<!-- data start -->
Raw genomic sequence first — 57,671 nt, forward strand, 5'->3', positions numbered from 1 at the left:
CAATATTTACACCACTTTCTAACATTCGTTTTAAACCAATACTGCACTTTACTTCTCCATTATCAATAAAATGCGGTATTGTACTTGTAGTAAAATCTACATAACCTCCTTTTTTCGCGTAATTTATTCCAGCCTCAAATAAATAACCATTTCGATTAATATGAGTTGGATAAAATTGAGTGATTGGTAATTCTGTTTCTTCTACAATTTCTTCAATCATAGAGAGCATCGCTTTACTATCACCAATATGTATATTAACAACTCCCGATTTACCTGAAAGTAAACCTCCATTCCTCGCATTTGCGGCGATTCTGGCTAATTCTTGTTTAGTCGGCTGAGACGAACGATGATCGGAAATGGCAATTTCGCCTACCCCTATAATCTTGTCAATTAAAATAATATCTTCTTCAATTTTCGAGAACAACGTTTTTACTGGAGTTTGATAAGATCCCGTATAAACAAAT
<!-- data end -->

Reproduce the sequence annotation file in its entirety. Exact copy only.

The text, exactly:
Raw genomic sequence first — 57,671 nt, forward strand, 5'->3', positions numbered from 1 at the left:
CAATATTTACACCACTTTCTAACATTCGTTTTAAACCAATACTGCACTTTACTTCTCCATTATCAATAAAATGCGGTATTGTACTTGTAGTAAAATCTACATAACCTCCTTTTTTCGCGTAATTTATTCCAGCCTCAAATAAATAACCATTTCGATTAATATGAGTTGGATAAAATTGAGTGATTGGTAATTCTGTTTCTTCTACAATTTCTTCAATCATAGAGAGCATCGCTTTACTATCACCAATATGTATATTAACAACTCCCGATTTACCTGAAAGTAAACCTCCATTCCTCGCATTTGCGGCGATTCTGGCTAATTCTTGTTTAGTCGGCTGAGACGAACGATGATCGGAAATGGCAATTTCGCCTACCCCTATAATCTTGTCAATTAAAATAATATCTTCTTCAATTTTCGAGAACAACGTTTTTACTGGAGTTTGATAAGATCCCGTATAAACAAAT